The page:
There was also the lack of evidence for mental illness before the man got caught red-handed with 4 kilograms of heroin, described by the Chinese as “enough to cause 26,800 deaths, threatening numerous families”. [B] What other defence besides supposed insanity can you try when caught with vast amounts of drugs?
Western Liberalism has dropped the requirement for civilised behaviour or the ability to coexist with others. The middle class got squeamish about enforcement, but also hang on like limpets to all of the old absurdities. Justice is required to be slow and expensive, but there is no real confidence that the result is right.
More recently there was another news story, about a world map made in 1502 for the Chinese Ming Dynasty by Jesuit missionary Matteo Ricci. It was widely described as having China at centre – both the Financial Times and the BBC said this. [C] Curiously, none of them actually showed this map. I was interested enough to look into it: there are two maps it could be. One is a familiar long box, except it had the Pacific Ocean at the centre and the two edges are the two halves of the Atlantic Ocean.[D] This is no more arbitrary than the British norm, with Europe and Africa central and the two edges being the two halves of the Pacific Ocean. The other – which I think is the new discovery – is an odd circular map showing most of the northern hemisphere.[E] It shows Asia at the bottom and the North Pole at the centre. India at the centre of the bottom edge, with China to one side. The New World at the top, upside-down compared to the normal view. Europe is to one side and rather larger than it actually is – I think this was the common belief at the time, not corrected till some French scientists measured longitude accurately using the moons of Jupiter as a kind of celestial clock. (This story is at least as interesting as the later British achievement of reliably measuring longitude at sea, but gets much less attention from English-speakers.)
Meantime Google might or might not be withdrawing from China, where they any way have a smaller market share than the home-grown company Baidu.[F] Hacking attacks on pro-Western Chinese were cited as the main issue, but such things are routine and it seems that Google in China are suspicious that some of their 700 employees in China were involved in the hacking.[G]
I’ve been saying for years that it was irresponsible to encourage dissidents to think the internet was safe, that it actually would make it very easy for the authorities to spot them and learn exactly what they were up to and who knew who. It might also suit the authorities to let it seem to succeed, so I was unsurprised to see one commentator say:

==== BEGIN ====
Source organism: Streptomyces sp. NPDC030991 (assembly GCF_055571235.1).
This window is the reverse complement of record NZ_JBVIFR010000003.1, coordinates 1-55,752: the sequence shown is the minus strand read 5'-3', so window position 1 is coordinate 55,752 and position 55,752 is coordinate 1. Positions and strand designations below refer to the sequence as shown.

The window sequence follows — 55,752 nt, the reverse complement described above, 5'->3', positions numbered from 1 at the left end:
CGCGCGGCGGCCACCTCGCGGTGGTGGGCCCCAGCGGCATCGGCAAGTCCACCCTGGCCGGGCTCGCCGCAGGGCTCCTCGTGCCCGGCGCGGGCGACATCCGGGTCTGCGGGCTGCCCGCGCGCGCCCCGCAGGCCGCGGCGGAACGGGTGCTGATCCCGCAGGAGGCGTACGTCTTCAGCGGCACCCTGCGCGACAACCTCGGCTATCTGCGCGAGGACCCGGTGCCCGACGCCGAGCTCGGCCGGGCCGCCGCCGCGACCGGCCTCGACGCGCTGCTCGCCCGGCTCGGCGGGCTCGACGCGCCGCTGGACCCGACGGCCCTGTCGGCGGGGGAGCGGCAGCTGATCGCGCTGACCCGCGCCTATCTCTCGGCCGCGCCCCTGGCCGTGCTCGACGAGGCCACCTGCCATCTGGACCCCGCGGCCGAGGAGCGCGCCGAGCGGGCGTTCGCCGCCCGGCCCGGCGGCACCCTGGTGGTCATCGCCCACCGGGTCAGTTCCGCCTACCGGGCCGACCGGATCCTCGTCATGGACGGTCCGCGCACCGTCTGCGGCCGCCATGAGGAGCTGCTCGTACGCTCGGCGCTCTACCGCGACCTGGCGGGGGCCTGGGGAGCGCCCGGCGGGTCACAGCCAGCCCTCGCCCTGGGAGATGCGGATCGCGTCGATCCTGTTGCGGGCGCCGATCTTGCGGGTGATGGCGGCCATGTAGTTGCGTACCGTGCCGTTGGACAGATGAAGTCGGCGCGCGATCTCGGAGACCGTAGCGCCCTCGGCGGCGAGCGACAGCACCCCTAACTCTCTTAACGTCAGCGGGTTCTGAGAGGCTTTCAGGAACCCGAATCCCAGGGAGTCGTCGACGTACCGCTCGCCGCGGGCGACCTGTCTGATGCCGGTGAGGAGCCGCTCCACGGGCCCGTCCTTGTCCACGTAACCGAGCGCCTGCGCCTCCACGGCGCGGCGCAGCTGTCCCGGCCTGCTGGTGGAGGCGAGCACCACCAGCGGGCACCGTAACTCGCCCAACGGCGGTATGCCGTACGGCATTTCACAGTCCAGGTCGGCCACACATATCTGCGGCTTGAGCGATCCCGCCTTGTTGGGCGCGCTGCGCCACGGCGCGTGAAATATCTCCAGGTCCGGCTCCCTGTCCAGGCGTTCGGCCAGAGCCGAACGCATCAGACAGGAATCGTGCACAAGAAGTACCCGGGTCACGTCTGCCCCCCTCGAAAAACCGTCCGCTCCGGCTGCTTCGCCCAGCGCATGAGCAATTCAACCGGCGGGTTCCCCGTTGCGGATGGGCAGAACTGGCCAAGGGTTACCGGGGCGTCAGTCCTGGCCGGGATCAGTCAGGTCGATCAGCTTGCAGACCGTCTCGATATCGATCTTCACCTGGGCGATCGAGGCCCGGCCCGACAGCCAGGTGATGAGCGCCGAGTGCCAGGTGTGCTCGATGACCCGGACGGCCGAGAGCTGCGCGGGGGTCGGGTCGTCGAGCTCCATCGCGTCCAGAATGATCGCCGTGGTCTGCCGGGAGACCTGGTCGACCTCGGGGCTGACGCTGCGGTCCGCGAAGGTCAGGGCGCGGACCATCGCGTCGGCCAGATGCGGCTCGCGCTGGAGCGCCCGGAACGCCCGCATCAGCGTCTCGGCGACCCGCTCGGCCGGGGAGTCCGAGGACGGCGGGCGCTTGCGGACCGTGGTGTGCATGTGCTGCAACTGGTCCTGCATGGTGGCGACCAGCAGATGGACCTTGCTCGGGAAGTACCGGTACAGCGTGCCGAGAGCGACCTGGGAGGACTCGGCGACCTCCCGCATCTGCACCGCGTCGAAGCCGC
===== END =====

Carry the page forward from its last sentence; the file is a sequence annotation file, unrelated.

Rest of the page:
“Even if Google China stays and continues to filter websites in accordance with the Chinese Government’s rules, it doesn’t make any difference, the VPN software and other readily-available programs allows anyone to easily bypass the blocked websites, therefore censoring done by Google China or anyone else is largely fruitless. The only people it really effects are those Chinese citizens who use public internet cafes and those who are unaware of the bypass software, which is available for the asking from any university student at any Chinese university.” [J]
I’d have thought it was ordinary people at the internet cafes that counted, university students would anyway get access to foreign news. I’d also wonder if this easily-available bypass software might have a little attachment which reported the browser’s habits straight to China’s cyber-police.
Meantime most of the other big firms in the USA’s Silicon Valley are carrying on as normal, thinking the Chinese market too valuable to lose. [H] It is also arguable that Google blundered all along, thinking that they could triumph with what had worked elsewhere:
“Foreign companies have taken a long time to figure out – then adapt to – one of the key features of Chinese consumers: they do not like to type. ‘Typing is a pain in Chinese,’ explains Zhang Honglin, demonstrating how he has to enter a search word in Latin transcription, then pick the right character scrolling through sometimes dozens of different choices in a pop-up window. This is because Mandarin has many thousands of characters. So when 35-year-old Mr Zhang sneaks away from his family’s tobacco and liquor shop in Beijing to an upstairs internet café for hours on end, he navigates almost entirely using the mouse.
“Most portals have reacted by filling their pages with hundreds of colourful links competing for attention – creating a cluttered and disorderly view to the western eye but making life easier for Chinese users.
“Beyond aesthetics, Chinese web users are much more lively than their western peers – a characteristic that forms consumption preferences. ‘The amount of comments posted per user in China is double that of other geographies’… One Chinese GyPSii user posted 300 places and 7,000 comments within a few months…
“The government has skilfully used the preference of its internet users for entertainment. Loose enforcement of intellectual property rights means that – despite pledges from Beijing that say otherwise – Chinese consumers can easily find the latest music and movies for free on a host of websites, a situation that helps keep the minds of many off topics that could prove inconvenient to their rulers.” [R]